The 86 million invisible unemployed

@CNNMoney May 4, 2012: 10:39 AM ET
Last year, 86 million Americans were not counted in the labor force because they didn't keep up a regular job search. Most of them were either under age 25 or over age 65.

Last year, 86 million Americans were not counted in the labor force because they didn't keep up a regular job search. Most of them were either under age 25 or over age 65.

NEW YORK (CNNMoney) -- There are far more jobless people in the United States than you might think.

While it's true that the unemployment rate is falling, that doesn't include the millions of nonworking adults who aren't even looking for a job anymore. And hiring isn't strong enough to keep up with population growth.

As a result, the labor force is now at its smallest size since the 1980s when compared to the broader working age population.

"We've been getting some job growth and it's been significant, but it hasn't yet been strong enough that you start to get people re-engaging in the labor market," said Keith Hall, a senior research fellow at the Mercatus Center and former commissioner of the Bureau of Labor Statistics.

A person is counted as part of the labor force if they have a job or have looked for one in the last four weeks. As of April, only 63.6% of Americans over the age of 16 fell into that category, according to the Labor Department. That's the lowest labor force participation rate since 1981.

It's a worrisome sign for the economy and partly explains why the unemployment rate has been falling recently. Only people looking for work are considered officially unemployed.

Jason Everett, for example, wouldn't be counted.

Out of work for nearly three years now, Everett has given up his job search altogether.

Instead, the unemployed plumber and Air Force veteran takes a few community college courses and looks after his two children while his wife is the primary breadwinner.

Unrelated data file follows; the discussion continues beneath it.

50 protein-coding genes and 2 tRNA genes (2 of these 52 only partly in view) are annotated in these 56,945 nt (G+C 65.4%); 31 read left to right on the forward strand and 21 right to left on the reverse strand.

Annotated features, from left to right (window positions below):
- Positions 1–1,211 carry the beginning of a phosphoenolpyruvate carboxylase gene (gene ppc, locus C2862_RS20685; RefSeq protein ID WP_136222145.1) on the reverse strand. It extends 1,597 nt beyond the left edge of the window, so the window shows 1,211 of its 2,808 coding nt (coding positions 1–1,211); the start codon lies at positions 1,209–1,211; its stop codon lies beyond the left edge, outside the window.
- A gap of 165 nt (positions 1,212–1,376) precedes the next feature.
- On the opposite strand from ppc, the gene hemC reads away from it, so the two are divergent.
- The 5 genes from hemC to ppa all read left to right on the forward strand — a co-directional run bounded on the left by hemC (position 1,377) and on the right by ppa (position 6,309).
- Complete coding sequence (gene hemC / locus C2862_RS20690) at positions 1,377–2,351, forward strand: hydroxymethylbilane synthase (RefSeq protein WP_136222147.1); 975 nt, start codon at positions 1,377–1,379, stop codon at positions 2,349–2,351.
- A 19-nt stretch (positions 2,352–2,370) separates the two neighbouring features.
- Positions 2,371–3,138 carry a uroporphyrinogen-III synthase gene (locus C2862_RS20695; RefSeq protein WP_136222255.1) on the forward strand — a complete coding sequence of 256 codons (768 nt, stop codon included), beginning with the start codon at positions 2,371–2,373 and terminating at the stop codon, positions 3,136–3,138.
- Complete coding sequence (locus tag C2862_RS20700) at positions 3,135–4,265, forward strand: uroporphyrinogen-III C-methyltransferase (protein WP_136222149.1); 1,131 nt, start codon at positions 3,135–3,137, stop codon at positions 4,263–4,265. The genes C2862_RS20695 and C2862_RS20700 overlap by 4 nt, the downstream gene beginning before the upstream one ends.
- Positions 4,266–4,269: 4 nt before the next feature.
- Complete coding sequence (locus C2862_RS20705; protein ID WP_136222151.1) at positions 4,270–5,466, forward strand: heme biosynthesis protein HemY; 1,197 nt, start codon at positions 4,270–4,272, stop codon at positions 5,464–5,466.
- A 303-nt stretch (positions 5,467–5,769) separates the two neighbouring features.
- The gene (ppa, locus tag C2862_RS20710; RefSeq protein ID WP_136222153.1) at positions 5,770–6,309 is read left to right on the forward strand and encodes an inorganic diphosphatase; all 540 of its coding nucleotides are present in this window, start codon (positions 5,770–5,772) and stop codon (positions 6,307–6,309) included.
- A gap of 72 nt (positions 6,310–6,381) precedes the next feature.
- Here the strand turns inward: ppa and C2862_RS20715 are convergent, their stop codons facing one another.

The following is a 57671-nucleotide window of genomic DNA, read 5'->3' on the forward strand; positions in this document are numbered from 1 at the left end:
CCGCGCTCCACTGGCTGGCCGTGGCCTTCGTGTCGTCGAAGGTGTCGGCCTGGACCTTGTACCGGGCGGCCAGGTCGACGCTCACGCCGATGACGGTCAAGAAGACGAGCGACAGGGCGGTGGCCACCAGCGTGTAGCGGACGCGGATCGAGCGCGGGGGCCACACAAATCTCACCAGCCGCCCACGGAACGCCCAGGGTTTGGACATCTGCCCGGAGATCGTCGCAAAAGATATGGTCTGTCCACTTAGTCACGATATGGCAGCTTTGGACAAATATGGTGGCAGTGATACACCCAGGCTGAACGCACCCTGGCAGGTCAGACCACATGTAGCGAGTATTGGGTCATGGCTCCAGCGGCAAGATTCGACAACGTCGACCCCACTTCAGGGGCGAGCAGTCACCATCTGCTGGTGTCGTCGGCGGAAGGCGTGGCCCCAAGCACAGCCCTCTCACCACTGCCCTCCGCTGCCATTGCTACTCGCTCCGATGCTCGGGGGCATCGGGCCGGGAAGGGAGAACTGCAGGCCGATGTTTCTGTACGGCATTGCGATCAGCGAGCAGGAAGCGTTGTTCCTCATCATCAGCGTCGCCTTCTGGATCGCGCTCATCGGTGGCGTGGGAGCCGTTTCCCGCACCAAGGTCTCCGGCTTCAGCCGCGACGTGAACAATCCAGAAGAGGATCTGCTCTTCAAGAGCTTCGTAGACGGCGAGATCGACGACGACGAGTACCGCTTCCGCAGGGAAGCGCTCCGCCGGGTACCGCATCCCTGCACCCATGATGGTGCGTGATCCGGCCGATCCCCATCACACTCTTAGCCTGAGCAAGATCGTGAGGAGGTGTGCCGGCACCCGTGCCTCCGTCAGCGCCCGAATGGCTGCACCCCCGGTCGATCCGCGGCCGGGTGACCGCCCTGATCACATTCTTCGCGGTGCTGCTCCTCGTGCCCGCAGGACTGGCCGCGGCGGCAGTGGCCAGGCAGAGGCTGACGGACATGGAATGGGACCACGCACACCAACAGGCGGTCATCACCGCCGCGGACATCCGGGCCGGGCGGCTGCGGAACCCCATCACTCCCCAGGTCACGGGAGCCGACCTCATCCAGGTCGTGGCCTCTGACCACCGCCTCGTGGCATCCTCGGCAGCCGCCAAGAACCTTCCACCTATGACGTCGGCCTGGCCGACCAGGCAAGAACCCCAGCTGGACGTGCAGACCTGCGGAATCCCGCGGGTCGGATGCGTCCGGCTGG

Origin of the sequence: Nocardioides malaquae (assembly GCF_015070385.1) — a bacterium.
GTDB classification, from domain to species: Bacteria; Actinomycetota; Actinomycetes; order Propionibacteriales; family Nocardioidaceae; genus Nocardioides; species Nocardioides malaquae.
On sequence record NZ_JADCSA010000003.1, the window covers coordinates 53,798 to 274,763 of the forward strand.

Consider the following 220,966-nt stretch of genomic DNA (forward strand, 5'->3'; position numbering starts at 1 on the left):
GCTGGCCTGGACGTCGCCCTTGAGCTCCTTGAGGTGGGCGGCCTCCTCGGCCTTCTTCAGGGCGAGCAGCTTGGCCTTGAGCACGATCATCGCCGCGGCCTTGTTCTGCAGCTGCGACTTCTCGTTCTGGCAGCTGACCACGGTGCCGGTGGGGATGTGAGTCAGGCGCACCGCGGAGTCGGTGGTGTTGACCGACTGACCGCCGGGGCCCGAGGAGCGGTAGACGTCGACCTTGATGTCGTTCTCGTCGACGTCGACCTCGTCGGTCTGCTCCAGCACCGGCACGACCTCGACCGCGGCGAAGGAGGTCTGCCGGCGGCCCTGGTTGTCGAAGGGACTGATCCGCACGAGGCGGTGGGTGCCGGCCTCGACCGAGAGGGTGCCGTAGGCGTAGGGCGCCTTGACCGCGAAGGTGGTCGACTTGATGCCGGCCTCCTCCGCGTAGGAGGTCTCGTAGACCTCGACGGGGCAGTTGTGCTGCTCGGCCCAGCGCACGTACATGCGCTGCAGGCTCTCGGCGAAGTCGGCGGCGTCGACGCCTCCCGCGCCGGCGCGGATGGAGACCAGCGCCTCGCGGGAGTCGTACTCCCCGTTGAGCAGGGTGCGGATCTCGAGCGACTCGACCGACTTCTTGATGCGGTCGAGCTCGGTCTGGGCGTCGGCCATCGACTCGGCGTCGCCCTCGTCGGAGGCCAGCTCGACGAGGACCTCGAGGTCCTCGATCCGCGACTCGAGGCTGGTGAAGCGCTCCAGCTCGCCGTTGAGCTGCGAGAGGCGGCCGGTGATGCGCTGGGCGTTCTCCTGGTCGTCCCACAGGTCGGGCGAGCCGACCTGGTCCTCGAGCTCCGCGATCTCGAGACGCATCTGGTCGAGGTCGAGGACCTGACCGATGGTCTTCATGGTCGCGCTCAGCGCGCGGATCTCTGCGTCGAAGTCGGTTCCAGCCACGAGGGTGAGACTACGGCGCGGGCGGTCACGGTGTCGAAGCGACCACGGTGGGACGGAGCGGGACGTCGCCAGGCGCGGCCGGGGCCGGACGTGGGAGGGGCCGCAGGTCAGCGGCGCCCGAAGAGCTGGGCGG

"I'm not even totally convinced the college degree is really going to help at this point, but I figure at least I'll be doing something," he said.

The unofficially unemployed

Last year there were 86 million people who didn't have a job and weren't consistently looking for one, according to Labor Department data.

Older people, ages 65 and over, account for more than a third. Young people between 16 and 24 make up another fifth. More than half don't have a college degree and more than two thirds are white.

Many of the teens and 20-somethings may be enrolled in either high school or college full-time. And many of the over 65 crowd are probably retired.

But what about the other 36 million folks who fall in between?

The truth is, the Labor Department simply doesn't know why they're not in the labor force. Many may be staying home with children or other relatives. Some may have gone back to school or retraining programs. Others could be disabled and unable to work, and some may have retired early.

"Even in the best of times, there are millions of people who don't want to work for a variety for reasons," Hall said.

But he suspects the number of "disengaged" Americans, like Everett, is higher than usual as a direct result of the recession.

About six million people claim they want a job, even though they haven't looked for one in the last four weeks. If they were to all start applying for work again, the unemployment rate would suddenly shoot up above 11%.

"At this point, the labor market is worse than people realize because people are discouraged. Certainly, a large number of workers have given up on the job market," Hall said.

That said, the decline in labor force participation is not a new problem. After peaking at 67.3% in early 2000, the rate has been falling ever since.

Researchers at the Chicago Federal Reserve attribute a large part of the decline to the recent recession and lackluster recovery, but the other half to long-term demographic trends.

For example, as more women entered the labor force between the 1960s and 1990s, the participation rate rose rapidly. That effect may have plateaued since then.

Meanwhile, as Baby Boomers entered their prime working years, they also drove the participation rate higher. Once they started hitting their 50s and 60s though, many started transitioning into retirement.

Finally, teenage jobs have been on the decline and college enrollment picked up in the last decade, leading more young people to not be counted in the labor force.

As these trends continue, the Chicago Fed expects the labor force participation rate will keep falling, hitting 62.4% by 2020.

That poses a problem for a variety of reasons.

It hits tax revenue and makes it harder to fund social safety nets like Social Security. Not to mention, it's likely to increase income inequality.

Most importantly though, it makes the U.S. economy less productive and weighs on growthTo top of page

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